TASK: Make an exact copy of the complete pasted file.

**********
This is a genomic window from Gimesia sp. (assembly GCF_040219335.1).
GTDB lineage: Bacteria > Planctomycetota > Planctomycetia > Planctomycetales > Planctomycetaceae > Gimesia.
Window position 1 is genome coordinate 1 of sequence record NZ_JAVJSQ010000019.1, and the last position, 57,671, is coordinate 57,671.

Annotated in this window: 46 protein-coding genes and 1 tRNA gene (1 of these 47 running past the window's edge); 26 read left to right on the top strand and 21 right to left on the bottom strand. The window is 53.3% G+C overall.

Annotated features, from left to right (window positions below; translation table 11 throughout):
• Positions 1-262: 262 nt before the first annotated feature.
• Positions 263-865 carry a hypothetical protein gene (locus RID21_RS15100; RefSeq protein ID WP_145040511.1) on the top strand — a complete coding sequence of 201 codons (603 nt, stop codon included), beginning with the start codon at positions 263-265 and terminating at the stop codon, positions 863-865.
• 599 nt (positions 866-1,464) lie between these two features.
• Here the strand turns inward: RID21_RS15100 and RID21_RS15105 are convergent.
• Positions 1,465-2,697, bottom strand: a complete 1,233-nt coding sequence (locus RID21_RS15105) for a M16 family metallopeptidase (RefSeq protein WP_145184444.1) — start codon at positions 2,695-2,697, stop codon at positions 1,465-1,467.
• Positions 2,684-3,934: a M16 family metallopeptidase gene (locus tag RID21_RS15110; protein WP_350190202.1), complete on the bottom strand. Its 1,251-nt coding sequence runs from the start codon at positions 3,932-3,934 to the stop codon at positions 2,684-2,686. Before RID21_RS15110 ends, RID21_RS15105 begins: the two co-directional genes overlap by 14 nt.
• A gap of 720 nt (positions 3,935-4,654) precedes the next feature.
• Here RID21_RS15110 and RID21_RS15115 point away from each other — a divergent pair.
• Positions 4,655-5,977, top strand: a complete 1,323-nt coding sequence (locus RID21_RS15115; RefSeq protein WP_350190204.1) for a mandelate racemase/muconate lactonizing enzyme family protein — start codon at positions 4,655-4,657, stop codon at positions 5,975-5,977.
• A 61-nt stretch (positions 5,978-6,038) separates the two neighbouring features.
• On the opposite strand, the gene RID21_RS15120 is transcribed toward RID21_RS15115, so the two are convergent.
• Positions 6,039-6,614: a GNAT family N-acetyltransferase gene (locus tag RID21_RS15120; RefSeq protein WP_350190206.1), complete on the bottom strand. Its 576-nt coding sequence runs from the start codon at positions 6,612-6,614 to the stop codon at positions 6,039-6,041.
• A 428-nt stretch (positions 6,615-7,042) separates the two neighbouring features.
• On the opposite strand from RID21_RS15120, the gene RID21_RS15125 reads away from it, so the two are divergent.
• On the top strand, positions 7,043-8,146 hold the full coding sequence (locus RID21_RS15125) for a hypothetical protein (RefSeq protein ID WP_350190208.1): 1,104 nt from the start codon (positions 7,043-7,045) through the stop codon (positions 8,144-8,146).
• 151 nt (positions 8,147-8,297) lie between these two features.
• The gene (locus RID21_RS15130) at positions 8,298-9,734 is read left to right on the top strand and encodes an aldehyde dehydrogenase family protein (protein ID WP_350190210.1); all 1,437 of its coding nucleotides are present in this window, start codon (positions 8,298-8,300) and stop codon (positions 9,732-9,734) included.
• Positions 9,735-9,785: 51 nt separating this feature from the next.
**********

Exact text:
This is a genomic window from Gimesia sp. (assembly GCF_040219335.1).
GTDB lineage: Bacteria > Planctomycetota > Planctomycetia > Planctomycetales > Planctomycetaceae > Gimesia.
Window position 1 is genome coordinate 1 of sequence record NZ_JAVJSQ010000019.1, and the last position, 57,671, is coordinate 57,671.

Annotated in this window: 46 protein-coding genes and 1 tRNA gene (1 of these 47 running past the window's edge); 26 read left to right on the top strand and 21 right to left on the bottom strand. The window is 53.3% G+C overall.

Annotated features, from left to right (window positions below; translation table 11 throughout):
• Positions 1-262: 262 nt before the first annotated feature.
• Positions 263-865 carry a hypothetical protein gene (locus RID21_RS15100; RefSeq protein ID WP_145040511.1) on the top strand — a complete coding sequence of 201 codons (603 nt, stop codon included), beginning with the start codon at positions 263-265 and terminating at the stop codon, positions 863-865.
• 599 nt (positions 866-1,464) lie between these two features.
• Here the strand turns inward: RID21_RS15100 and RID21_RS15105 are convergent.
• Positions 1,465-2,697, bottom strand: a complete 1,233-nt coding sequence (locus RID21_RS15105) for a M16 family metallopeptidase (RefSeq protein WP_145184444.1) — start codon at positions 2,695-2,697, stop codon at positions 1,465-1,467.
• Positions 2,684-3,934: a M16 family metallopeptidase gene (locus tag RID21_RS15110; protein WP_350190202.1), complete on the bottom strand. Its 1,251-nt coding sequence runs from the start codon at positions 3,932-3,934 to the stop codon at positions 2,684-2,686. Before RID21_RS15110 ends, RID21_RS15105 begins: the two co-directional genes overlap by 14 nt.
• A gap of 720 nt (positions 3,935-4,654) precedes the next feature.
• Here RID21_RS15110 and RID21_RS15115 point away from each other — a divergent pair.
• Positions 4,655-5,977, top strand: a complete 1,323-nt coding sequence (locus RID21_RS15115; RefSeq protein WP_350190204.1) for a mandelate racemase/muconate lactonizing enzyme family protein — start codon at positions 4,655-4,657, stop codon at positions 5,975-5,977.
• A 61-nt stretch (positions 5,978-6,038) separates the two neighbouring features.
• On the opposite strand, the gene RID21_RS15120 is transcribed toward RID21_RS15115, so the two are convergent.
• Positions 6,039-6,614: a GNAT family N-acetyltransferase gene (locus tag RID21_RS15120; RefSeq protein WP_350190206.1), complete on the bottom strand. Its 576-nt coding sequence runs from the start codon at positions 6,612-6,614 to the stop codon at positions 6,039-6,041.
• A 428-nt stretch (positions 6,615-7,042) separates the two neighbouring features.
• On the opposite strand from RID21_RS15120, the gene RID21_RS15125 reads away from it, so the two are divergent.
• On the top strand, positions 7,043-8,146 hold the full coding sequence (locus RID21_RS15125) for a hypothetical protein (RefSeq protein ID WP_350190208.1): 1,104 nt from the start codon (positions 7,043-7,045) through the stop codon (positions 8,144-8,146).
• 151 nt (positions 8,147-8,297) lie between these two features.
• The gene (locus RID21_RS15130) at positions 8,298-9,734 is read left to right on the top strand and encodes an aldehyde dehydrogenase family protein (protein ID WP_350190210.1); all 1,437 of its coding nucleotides are present in this window, start codon (positions 8,298-8,300) and stop codon (positions 9,732-9,734) included.
• Positions 9,735-9,785: 51 nt separating this feature from the next.